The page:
The Many Lives of Mama Love: A Memoir of Lying, Stealing, Writing, and Healing by Lara Love Hardin
Published by Simon & Schuster
Genres: Book Clubs, Non-fiction, Crime, Memoir, Vacation Reading
It’s a picture-perfect Saturday in Northern California with soccer parents lining the field and watching their kids play. As the game winds down most mothers go to retrieve their young, but Lara Love hangs back. And surreptitiously lifts cash out of a wallet in one of the handbags left behind in the stands. She moves onto the next before joining her friends and her children. Sound like the attention-grabbing opening to a movie? Maybe so, but it’s actually one of the many hard-to-believe true scenes in Lara Love Hardin’s memoir, The Many Lives of Mama Love.
Hardin is living in a beautiful home, happily married to her second husband, and the mother to six children in their blended family. On the surface life is shiny, but underneath both Hardin and her husband are grubby from days spent grifting and stealing in any way they can to support their heroin habit. Which works until it doesn’t and they find their three-year-old son taken by CPS while they await trial on multiple felony theft charges.
This is the beginning of Hardin’s voyage through the criminal justice system. She’s remanded to jail and quickly has to acclimate to a whole new way of life while also going through drug withdrawal unaided. She serves her time and gets out on parole, but here The Many Lives of Mama Love devolves into an almost sadistic house of mirrors. Hardin has to check in with a parole officer, go to mandated parenting classes to get her son back, get drug tested, get a job, and find a place to live. She has no money, no car, isn’t eligible for any social services, and she needs to divorce her husband who is still using but is financially supported by his mother.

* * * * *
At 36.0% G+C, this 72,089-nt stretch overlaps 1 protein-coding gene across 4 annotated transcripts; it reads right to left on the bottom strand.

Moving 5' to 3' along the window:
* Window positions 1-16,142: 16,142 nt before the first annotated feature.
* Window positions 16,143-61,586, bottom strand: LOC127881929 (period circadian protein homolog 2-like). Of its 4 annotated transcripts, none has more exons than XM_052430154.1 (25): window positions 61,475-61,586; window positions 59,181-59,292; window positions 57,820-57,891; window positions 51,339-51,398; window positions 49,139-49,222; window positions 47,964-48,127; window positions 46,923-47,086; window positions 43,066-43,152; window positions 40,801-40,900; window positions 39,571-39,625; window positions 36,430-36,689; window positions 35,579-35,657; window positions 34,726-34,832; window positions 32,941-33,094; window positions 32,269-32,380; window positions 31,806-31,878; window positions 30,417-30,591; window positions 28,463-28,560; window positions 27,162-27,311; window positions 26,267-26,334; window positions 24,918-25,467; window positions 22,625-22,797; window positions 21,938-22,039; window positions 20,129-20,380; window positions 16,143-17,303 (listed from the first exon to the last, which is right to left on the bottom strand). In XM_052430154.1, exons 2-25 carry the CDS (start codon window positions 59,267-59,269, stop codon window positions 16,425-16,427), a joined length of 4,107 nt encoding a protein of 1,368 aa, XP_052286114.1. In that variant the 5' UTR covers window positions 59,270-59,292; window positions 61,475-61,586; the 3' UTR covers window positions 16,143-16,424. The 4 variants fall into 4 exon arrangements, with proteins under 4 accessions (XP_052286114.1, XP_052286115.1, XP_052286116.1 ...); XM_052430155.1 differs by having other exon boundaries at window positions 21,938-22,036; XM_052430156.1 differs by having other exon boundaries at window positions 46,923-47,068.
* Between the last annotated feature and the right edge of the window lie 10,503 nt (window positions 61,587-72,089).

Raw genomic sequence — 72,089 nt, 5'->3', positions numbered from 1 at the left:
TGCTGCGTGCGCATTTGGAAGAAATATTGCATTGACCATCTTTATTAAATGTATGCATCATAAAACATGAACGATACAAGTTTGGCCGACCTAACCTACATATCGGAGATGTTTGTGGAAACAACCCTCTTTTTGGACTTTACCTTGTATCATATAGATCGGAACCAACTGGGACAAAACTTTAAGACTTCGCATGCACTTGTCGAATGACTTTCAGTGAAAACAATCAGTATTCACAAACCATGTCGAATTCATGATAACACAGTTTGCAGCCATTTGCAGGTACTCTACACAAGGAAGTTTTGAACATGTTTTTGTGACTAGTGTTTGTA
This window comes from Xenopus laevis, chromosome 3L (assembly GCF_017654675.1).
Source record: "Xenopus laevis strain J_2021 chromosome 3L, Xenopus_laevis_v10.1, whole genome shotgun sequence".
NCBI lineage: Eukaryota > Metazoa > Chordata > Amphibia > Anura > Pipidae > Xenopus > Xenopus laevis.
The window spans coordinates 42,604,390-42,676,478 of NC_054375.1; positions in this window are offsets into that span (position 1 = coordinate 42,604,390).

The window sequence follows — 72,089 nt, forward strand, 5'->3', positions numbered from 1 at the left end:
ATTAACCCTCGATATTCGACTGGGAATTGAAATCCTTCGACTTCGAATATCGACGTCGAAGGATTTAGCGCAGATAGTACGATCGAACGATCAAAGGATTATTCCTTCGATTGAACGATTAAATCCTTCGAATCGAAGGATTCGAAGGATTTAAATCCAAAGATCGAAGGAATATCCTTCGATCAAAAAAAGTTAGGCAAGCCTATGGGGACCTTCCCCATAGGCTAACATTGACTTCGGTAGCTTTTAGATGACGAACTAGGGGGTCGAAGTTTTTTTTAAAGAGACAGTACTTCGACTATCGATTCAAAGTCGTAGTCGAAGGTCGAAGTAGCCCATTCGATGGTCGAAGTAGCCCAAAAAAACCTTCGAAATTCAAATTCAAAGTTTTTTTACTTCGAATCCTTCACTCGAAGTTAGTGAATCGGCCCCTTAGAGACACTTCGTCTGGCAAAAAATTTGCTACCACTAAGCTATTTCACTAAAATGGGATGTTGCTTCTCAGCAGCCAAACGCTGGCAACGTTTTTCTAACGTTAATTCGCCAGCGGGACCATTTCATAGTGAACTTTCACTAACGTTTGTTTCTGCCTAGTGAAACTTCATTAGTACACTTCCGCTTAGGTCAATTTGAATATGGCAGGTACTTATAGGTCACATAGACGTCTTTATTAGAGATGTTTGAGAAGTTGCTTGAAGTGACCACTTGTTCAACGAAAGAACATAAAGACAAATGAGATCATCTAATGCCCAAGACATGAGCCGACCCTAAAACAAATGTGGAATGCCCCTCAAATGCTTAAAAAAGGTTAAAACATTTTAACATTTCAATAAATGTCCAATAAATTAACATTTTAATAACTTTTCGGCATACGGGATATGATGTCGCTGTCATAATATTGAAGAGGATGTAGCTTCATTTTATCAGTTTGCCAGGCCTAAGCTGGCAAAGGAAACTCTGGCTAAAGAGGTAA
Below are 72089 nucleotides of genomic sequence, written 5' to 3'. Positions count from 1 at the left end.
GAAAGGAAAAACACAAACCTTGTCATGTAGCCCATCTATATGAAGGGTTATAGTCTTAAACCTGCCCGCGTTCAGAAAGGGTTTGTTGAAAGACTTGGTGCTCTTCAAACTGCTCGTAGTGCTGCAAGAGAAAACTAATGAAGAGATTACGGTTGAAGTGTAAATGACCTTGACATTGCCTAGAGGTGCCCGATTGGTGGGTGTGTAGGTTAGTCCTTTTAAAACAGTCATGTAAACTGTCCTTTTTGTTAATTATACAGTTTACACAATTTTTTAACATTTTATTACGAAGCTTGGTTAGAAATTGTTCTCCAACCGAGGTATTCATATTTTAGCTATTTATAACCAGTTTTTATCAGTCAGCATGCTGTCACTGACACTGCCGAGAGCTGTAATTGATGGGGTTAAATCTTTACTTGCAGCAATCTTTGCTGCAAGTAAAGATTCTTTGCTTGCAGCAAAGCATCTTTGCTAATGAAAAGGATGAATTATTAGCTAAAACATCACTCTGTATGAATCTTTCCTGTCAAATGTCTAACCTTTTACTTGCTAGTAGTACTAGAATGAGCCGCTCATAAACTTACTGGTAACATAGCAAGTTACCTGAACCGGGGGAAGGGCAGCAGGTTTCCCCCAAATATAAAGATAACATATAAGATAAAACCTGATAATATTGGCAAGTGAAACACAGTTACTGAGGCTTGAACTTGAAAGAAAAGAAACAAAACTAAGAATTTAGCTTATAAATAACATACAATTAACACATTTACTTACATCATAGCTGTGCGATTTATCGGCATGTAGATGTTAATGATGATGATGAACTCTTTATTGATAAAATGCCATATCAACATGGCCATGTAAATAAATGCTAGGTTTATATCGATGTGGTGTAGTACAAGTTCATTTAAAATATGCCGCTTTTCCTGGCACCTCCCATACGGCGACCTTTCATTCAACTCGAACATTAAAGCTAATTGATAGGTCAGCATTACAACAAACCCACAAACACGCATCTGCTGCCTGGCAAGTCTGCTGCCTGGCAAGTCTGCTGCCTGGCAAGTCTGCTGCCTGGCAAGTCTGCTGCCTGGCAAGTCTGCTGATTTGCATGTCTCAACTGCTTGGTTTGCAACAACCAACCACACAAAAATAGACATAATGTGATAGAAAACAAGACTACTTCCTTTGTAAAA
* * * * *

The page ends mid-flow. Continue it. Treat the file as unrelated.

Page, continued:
What makes Mama Love stand out is the ease with which the reader is swept through a full range of emotions. Parts of her story elicit judgment and I fell prey to that, but as the pages passed and Hardin has done her time, detoxed, paid restitution to her victims, is following all of the court mandates imposed on her, and is still being penalized, the concept of justice is nowhere to be found. If a white, college educated, woman who’s served time for a non-violent crime can’t re-enter society what hope is there for any woman disadvantaged by her skin color, lack of education, and social or economic background? My judgment shifted to disbelief, frustration, and anger on her behalf.
An avid reader and writer, Hardin documents her life with an even hand that propels the reader through Mama Love. She probes the psychological aspects of her addiction and crimes without seeking pity. Through hard work, talent, and some fortuitous breaks Hardin manages to not only overcome her poor choices, but to go on to an astonishing level of professional success. Even then, she is hounded by guilt and shame, self-imposed and societally, until she’s able to reconcile her past with her present and find peace within herself. The Many Lives of Mama Love is extraordinary reading about an extraordinary woman.
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*I received a free copy of this book from Simon & Schuster in exchange for an honest review.*